Working in eight of Egypt's most vulnerable governorates, WFP provides 216,000 children with daily snacks at school in the form of fortified date bars and take-home rations. One of the governorates targetted by the school feeding programme is Fayoum, located about 100 km southwest of Cairo. Fayoum is ranked the lowest of Egypt's governorates on the Human Development Index. WFP supports all community schools in Fayoum.
A young girl stands proudly in front of her one-classroom school in Fayoum governorate. One-classroom schools are community schools consisting of a single room structure in a sparsely populated, rural and remote area. These schools offer classes to pupils of different ages at the primary education level, with a special focus on girls. They may be the only hope for education for some children.
WFP includes Giza governorate, located within the Greater Cairo metropolis, in its school feeding programme. Almost half of Giza's population demonstrates poor food consumption habits and insufficient access to vital nutrients such as iron. School feeding in Giza is able to reach the most remote schools, providing fortified snacks and monthly take-home rations for primary school students and their families.
In Egypt's rural Beni Suef governorate, located in the south of Egypt, WFP supports 315 community schools where over 84 percent of those enrolled are girls. Community-based education provides access to quality basic education for children between the ages of 6-14 in underprivileged rural and urban areas. It grants access to education for children who missed out on formal schooling, particularly girls.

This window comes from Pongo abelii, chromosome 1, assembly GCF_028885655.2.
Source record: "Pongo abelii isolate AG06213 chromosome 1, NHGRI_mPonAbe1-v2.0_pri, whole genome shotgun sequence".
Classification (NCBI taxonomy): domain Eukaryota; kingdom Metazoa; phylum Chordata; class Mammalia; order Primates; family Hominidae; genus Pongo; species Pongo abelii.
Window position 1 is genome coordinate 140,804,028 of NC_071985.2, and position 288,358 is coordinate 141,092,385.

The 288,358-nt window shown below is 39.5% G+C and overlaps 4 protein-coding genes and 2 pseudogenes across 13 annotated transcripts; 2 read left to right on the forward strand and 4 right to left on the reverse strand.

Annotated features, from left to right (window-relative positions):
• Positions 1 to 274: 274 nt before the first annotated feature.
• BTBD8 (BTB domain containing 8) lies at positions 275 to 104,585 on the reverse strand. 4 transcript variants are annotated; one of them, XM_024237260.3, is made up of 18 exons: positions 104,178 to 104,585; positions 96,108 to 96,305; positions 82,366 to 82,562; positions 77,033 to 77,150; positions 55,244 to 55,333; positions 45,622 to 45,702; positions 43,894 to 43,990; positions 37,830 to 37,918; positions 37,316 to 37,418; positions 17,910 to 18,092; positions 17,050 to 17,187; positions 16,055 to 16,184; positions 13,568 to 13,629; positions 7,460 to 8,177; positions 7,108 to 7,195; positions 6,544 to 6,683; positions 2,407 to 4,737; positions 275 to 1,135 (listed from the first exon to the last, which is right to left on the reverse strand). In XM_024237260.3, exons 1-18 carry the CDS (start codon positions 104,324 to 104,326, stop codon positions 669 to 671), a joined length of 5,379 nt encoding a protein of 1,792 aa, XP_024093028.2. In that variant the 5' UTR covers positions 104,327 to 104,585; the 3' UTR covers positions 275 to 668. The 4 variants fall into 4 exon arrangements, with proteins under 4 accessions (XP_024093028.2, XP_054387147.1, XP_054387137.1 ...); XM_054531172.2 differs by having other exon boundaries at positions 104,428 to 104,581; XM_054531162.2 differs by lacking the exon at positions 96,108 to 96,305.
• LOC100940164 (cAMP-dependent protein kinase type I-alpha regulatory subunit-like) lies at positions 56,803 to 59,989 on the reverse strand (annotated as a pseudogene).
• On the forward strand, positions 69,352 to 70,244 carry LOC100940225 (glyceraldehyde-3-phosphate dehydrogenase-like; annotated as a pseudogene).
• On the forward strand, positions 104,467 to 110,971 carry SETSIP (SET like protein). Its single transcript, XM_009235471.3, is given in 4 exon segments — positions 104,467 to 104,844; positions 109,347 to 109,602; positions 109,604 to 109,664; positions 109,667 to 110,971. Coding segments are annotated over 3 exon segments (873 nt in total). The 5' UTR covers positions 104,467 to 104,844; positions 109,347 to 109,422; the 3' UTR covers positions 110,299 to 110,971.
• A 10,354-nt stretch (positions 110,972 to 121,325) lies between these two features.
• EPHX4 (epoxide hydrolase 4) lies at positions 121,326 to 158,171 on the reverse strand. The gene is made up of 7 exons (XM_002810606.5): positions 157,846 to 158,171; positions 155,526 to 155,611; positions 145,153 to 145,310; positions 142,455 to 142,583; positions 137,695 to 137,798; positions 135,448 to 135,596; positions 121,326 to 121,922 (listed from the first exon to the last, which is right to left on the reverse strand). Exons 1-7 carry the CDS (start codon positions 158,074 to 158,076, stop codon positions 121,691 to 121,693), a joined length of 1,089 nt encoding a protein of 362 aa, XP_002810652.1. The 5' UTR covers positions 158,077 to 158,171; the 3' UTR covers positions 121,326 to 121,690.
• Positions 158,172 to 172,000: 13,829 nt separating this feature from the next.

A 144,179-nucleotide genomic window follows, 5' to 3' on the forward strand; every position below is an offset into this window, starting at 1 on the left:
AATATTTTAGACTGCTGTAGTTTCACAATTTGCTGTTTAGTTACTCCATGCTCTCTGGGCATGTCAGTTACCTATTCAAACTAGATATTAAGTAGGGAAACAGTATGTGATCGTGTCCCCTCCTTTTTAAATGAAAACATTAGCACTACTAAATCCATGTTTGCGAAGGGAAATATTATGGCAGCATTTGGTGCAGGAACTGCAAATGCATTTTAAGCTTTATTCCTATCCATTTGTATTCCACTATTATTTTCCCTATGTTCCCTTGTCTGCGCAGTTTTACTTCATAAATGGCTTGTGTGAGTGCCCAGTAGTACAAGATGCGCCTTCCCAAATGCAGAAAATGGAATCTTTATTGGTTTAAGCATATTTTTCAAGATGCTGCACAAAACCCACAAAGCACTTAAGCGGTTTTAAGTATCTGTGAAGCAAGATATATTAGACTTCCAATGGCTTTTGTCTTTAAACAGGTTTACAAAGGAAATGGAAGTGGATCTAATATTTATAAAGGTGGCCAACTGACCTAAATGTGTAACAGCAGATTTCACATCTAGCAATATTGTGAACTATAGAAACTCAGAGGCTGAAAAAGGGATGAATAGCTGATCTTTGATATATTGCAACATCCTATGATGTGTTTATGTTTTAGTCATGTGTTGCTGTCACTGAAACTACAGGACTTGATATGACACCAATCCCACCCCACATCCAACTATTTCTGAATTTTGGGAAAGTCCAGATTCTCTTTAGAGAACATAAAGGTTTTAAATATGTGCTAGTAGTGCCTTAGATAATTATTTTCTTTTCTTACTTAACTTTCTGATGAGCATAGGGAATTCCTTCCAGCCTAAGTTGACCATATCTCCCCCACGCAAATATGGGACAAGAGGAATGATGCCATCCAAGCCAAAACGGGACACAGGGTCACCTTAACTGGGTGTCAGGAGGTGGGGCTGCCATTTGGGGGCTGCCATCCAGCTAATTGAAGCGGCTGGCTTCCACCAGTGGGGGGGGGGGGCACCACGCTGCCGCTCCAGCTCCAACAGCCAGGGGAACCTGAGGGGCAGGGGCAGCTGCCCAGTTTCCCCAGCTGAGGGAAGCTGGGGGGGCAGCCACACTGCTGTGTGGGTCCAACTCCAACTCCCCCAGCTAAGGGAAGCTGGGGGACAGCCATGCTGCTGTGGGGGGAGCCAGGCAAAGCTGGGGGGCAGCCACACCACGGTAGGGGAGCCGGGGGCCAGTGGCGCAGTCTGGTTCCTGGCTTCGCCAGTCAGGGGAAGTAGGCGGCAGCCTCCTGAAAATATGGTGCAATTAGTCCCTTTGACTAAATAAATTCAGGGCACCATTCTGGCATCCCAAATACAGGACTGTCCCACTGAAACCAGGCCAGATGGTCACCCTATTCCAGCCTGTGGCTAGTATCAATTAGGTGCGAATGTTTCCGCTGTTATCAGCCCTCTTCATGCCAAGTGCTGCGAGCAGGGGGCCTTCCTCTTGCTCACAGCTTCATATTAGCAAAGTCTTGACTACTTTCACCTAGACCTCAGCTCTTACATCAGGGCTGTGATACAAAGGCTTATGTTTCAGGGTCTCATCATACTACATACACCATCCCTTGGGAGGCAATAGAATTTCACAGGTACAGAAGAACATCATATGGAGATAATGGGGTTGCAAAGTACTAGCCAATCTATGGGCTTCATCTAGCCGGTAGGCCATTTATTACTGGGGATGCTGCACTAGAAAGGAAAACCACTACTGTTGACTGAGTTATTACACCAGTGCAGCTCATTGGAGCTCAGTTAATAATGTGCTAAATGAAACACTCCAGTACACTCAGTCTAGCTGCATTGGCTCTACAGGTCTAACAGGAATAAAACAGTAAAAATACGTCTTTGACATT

WFP supports the Egyptian government by providing daily snacks to children in public schools across Upper Egypt, where over half of the beneficiaries of the national school feeding programme live. The programme is supported by bilateral and private donations, the largest of which are through the Egyptian-Italian Debt Swap Programme and the Egyptian-German Debt Swap Programme.
In the rural governorate of Minya in Upper Egypt, primary school students in community schools are provided with daily fortified snacks and monthly take-home rations. They are also provided with colouring books, games, calendars and posters featuring educational messages on nutrition and hygiene. Teachers are invited to attend trainings on nutrition and hygiene to supplement the curriculum.
Families of students with at least 80 percent class attendance receive monthly take-home rations by WFP in the form of 10 kg of rice and at times vegetable oil and packages of dates. Take-home rations and in-school fortified snacks relieve vulnerable families of around 20 percent of their monthly expenditure on food, encouraging them to keep their children in school. The take-home rations also compensate for potential income earned by a child sent to work.
WFP reaches out to community schools located in remote areas that are cut off from formal education centers. Community schools, such as this one located in Minya governorate in Upper Egypt, cater to the most vulnerable segments of the population.
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